The Missing Bit

Using CMake to deploy to avr microcontrollers
July 11, 2018

While working on a project that started with an arduino, I ended up having to make my own PCB for size and power consumption.

I moved to the Atmel atmega328P which is a pico power microcontroller that is mostly Arduino compatible.

While digging into the documentation, I realized that the Arduino libraries, while being really handy, have a few limiting factors (for example changing pins at the same time) and I started to look on how to code for the avr microcontroller without the Arduino IDE and libraries.

There are many resources online on how to use the avr CPU with minimal wiring, but I will concentrate on the toolchain here.

First you need avr-gcc and avrdude. You will also need cmake as it is what I use to manage my makefiles.

Here is the complete CMakeLists.txt I use for the project, with comments inline:

# I target a recent cmake, it shouldn't be a problem on a dev machine
cmake_minimum_required(VERSION 3.11)
# Project name
project("My Firmware")

# Product filename
set(PRODUCT_NAME my_firmware)

## AVR Chip Configuration
# 8Mhz, this should match the crystal on your board,
# I use 8Mhz and 3.3V for the lowest power consumption
set(F_CPU 8000000UL)
# CPU, you can find the list here:
set(MCU atmega328p)
# Default Baudrate for UART, read avr include/util/setbaud.h for usage
set(BAUD 9600)
# The programmer to use, read avrdude manual for list
set(PROG_TYPE avrispmkII)

# AVR Fuses, must be in concordance with your hardware and F_CPU
set(E_FUSE 0xfd)
set(H_FUSE 0xda)
set(L_FUSE 0xfd)
set(LOCK_BIT 0xff)

# Use AVR GCC toolchain
set(CMAKE_C_COMPILER avr-gcc)

# Pass defines to compiler
# mmcu MUST be passed to bot the compiler and linker, this handle the linker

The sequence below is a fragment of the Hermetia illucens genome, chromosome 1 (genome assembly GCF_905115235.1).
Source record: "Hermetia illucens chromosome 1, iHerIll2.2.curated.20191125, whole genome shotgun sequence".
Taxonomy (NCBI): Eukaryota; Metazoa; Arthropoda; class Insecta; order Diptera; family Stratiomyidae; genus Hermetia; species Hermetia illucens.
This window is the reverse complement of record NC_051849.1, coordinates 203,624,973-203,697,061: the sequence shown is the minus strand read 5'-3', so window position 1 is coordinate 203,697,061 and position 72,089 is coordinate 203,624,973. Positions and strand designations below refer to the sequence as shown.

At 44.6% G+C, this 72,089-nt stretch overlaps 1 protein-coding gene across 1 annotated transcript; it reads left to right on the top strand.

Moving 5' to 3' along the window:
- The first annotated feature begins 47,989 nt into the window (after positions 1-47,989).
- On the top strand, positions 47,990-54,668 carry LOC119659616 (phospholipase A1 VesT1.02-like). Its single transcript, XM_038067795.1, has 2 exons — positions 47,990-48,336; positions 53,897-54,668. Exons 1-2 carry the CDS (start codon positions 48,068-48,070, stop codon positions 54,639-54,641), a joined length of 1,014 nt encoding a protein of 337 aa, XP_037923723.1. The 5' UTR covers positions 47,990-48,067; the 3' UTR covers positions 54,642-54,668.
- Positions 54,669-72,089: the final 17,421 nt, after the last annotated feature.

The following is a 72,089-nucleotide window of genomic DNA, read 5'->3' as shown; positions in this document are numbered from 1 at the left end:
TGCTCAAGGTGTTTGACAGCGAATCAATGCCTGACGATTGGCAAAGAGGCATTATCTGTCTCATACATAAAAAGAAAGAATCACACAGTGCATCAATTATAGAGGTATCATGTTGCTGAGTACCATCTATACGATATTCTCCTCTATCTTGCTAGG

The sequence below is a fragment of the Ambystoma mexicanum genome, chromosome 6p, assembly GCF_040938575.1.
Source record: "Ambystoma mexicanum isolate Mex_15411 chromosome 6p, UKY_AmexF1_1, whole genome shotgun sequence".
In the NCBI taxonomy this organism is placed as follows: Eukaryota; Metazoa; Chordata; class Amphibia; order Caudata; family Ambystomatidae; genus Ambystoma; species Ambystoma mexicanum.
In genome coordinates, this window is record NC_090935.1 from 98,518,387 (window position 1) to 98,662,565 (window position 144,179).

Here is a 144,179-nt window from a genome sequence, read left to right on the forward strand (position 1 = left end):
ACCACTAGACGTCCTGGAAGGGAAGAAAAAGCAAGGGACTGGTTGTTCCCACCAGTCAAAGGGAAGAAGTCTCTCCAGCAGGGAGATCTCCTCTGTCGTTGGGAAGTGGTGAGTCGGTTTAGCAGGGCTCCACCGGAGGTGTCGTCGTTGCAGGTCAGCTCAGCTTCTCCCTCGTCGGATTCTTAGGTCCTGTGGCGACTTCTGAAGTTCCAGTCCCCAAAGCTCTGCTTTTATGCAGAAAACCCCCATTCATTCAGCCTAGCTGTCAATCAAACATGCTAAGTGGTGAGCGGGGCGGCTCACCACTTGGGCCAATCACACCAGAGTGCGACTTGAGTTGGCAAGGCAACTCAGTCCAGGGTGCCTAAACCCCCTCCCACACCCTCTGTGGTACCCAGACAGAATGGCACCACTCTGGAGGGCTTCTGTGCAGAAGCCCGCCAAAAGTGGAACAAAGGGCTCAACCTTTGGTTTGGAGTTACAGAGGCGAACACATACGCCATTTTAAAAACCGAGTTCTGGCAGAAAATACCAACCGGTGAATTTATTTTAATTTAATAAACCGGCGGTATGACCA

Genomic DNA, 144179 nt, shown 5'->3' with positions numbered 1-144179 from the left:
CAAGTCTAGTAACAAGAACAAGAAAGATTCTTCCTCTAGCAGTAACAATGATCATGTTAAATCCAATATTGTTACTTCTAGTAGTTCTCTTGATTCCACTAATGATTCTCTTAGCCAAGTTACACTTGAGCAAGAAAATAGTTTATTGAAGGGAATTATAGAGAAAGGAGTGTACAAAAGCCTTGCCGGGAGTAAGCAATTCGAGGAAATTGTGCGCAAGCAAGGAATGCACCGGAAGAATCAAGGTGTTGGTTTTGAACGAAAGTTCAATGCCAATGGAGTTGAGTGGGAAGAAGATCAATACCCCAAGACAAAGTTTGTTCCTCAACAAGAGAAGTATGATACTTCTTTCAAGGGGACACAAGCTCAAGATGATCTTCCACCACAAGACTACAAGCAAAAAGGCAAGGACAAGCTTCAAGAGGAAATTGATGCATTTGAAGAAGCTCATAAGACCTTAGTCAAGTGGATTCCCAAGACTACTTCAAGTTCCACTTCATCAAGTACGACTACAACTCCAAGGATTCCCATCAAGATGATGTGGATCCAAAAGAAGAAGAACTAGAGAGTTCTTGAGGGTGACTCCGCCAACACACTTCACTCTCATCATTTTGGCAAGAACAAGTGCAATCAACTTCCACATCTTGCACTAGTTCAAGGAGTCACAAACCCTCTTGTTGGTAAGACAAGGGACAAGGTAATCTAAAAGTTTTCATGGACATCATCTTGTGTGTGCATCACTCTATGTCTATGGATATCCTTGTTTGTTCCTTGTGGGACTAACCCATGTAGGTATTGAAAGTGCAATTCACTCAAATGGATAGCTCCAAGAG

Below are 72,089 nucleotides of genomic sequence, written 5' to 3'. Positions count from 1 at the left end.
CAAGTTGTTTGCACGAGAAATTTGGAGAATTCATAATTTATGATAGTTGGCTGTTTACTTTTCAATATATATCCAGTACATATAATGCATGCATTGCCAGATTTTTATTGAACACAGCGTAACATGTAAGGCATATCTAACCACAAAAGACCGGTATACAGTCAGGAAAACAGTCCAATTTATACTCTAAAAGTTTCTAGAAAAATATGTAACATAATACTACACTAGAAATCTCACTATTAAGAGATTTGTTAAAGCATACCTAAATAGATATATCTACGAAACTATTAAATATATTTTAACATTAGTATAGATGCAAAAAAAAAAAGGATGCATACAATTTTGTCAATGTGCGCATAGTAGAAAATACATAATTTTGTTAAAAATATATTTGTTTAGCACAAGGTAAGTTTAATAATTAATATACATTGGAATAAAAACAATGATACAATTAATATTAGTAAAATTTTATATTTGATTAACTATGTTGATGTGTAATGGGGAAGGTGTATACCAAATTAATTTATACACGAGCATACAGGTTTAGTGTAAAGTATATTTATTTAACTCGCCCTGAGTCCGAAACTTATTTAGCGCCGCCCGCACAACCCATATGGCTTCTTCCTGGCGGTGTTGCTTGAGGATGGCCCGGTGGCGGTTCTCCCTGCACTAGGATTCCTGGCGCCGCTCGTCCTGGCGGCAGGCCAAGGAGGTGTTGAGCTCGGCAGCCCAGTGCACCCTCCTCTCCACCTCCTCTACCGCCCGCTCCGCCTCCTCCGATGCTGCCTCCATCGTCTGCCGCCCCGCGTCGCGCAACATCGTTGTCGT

-mmcu=${MCU} # MCU
    -std=gnu99 # C99 standard
    -Os # optimize
    -Wall # enable warnings
    -funsigned-char # a few optimizations
file(GLOB SRC_FILES "src/*.c") # Load all files in src folder

# Create one target
add_executable(${PRODUCT_NAME} ${SRC_FILES})

# Rename the output to .elf as we will create multiple files

# Strip binary for upload
add_custom_target(strip ALL avr-strip ${PRODUCT_NAME}.elf DEPENDS ${PRODUCT_NAME})

# Transform binary into hex file, we ignore the eeprom segments in the step
add_custom_target(hex ALL avr-objcopy -R .eeprom -O ihex ${PRODUCT_NAME}.elf ${PRODUCT_NAME}.hex DEPENDS strip)
# Transform binary into hex file, this is the eeprom part (empty if you don't
# use eeprom static variables)
add_custom_target(eeprom avr-objcopy -j .eeprom  --set-section-flags=.eeprom="alloc,load"  --change-section-lma .eeprom=0 -O ihex ${PRODUCT_NAME}.elf ${PRODUCT_NAME}.eep DEPENDS strip)

# Upload the firmware with avrdude
add_custom_target(upload avrdude  -c ${PROG_TYPE} -p ${MCU} -U flash:w:${PRODUCT_NAME}.hex DEPENDS hex)

# Upload the eeprom with avrdude
add_custom_target(upload_eeprom avrdude -c ${PROG_TYPE} -p ${MCU}  -U eeprom:w:${PRODUCT_NAME}.eep DEPENDS eeprom)

# Burn fuses
add_custom_target(fuses avrdude -c ${PROG_TYPE} -p ${MCU}  -U lfuse:w:${L_FUSE}:m -U hfuse:w:${H_FUSE}:m -U efuse:w:${E_FUSE}:m -U lock:w:${LOCK_BIT}:m )

# Clean extra files